NFL Week 16 Wrap: Nothing Could Be Finer Than To Be In Carolina

The Carolina Panthers are in first place in the NFC South, in command for a first-round bye and still have a shot at the #1 seed in the NFC, thanks to a thrilling and rain-soaked 17-13 win over the New Orleans Saints that highlighted NFL Week 16. The victory completed Carolina’s rise from their 1-3 start and it completed Cam Newton’s emergence as a top NFL quarterback.

Perhaps “top” quarterback might be too strong. Newton’s numbers for Sunday were pedestrian–13/22 for 181 yards. But we’ve seen Cam put up the Fantasy League-style stats. What we’ve been watching to see is whether he can play with efficiency in big games.

On Sunday he let Drew Brees be the one to make some costly mistakes, while Newton that hit a big pass to get his team in field goal range when they trailed 13-10, and then finished the job with a 14-yard touchdown pass to Domenic Hixon with 23 seconds left to win the game.

Carolina won the game in spite of the fact the New Orleans defense played well, and they ran the ball better than the Panthers. It was a game tailor-made for the veteran quarterback with a Super Bowl ring to make one or two more big plays than the up-and-coming kid, who could surely be counted on to try and force a pass at the worst team. Newton didn’t, and then he made the one or two big plays.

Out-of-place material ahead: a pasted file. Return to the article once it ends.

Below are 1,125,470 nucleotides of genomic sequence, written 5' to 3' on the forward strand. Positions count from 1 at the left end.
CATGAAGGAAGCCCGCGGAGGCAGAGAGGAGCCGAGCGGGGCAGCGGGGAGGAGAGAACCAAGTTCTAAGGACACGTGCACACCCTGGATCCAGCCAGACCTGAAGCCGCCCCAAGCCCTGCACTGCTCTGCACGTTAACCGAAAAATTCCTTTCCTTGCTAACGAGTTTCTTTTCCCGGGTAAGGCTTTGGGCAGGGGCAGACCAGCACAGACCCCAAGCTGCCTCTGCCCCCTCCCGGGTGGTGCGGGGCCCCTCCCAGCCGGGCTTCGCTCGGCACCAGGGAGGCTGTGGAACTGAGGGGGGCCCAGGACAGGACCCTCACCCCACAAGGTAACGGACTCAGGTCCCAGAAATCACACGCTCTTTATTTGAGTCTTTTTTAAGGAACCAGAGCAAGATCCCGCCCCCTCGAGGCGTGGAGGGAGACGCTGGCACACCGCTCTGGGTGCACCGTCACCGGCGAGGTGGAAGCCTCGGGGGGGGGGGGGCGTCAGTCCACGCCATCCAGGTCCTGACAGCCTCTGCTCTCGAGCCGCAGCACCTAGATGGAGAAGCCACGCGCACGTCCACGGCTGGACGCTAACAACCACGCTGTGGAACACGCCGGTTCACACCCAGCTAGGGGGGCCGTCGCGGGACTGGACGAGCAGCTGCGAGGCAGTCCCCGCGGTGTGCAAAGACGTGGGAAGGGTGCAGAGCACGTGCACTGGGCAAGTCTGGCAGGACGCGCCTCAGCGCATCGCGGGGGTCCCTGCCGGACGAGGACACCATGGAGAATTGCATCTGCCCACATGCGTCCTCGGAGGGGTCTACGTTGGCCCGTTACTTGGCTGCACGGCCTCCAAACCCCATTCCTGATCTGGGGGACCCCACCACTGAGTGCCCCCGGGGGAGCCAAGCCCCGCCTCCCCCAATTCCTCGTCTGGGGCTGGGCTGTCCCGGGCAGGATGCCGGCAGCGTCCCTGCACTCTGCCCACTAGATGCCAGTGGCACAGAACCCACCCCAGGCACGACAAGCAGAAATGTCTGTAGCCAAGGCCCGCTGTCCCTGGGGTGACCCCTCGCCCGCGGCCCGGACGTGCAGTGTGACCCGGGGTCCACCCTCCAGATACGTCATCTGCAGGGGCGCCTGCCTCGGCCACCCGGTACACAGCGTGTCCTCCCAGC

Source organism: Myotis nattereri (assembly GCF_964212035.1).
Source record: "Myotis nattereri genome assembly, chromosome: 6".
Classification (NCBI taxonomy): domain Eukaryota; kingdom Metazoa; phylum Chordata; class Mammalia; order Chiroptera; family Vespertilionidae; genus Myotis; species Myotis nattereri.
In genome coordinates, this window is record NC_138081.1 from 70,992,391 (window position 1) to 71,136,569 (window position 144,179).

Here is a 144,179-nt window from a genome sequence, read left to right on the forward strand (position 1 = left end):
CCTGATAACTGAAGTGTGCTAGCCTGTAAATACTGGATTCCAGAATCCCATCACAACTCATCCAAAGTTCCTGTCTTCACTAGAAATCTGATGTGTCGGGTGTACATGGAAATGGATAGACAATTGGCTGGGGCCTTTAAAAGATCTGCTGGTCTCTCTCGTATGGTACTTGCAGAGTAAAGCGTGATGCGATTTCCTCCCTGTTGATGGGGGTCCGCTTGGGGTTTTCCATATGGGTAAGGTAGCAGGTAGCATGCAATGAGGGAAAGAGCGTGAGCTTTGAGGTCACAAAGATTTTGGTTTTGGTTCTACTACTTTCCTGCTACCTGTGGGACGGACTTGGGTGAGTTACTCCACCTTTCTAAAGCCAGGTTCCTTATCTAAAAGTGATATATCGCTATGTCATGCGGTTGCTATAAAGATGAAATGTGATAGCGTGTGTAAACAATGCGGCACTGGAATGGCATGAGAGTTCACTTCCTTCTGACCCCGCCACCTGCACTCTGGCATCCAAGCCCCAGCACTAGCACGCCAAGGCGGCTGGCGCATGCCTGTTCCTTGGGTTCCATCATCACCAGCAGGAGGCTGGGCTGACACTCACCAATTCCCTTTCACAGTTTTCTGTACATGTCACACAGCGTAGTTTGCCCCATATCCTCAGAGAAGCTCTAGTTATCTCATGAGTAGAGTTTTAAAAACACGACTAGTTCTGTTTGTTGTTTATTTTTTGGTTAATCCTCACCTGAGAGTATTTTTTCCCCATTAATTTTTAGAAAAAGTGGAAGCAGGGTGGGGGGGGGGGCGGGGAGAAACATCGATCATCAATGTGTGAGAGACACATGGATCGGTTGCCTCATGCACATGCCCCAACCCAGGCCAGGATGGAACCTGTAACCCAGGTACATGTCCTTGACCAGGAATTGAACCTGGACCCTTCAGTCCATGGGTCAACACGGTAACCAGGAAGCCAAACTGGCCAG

I reiterate that I don’t want to get carried away with Newton or any other quarterback–the defense is the first and foremost reason that Carolina wins football games and their early red zone stops where the reason they won this one. But these are the kinds of games and situations that Cam was going to have prove himself in, where it’s tough, physical and the margin for error is small. He did it, and now Carolina has put itself in great position.

Other games impacting the NFC playoff picture…

Arizona 17 Seattle 10: Is there any doubt left about how good this Cardinal defense is? They win on the road–in Seattle no less–with Carson Palmer throwing four interceptions. Arizona sacked the mobile Russell Wilson four times, knocked him down nine more and kept the ship afloat long enough for Palmer to throw a late 31-yard touchdown pass to Michael Floyd.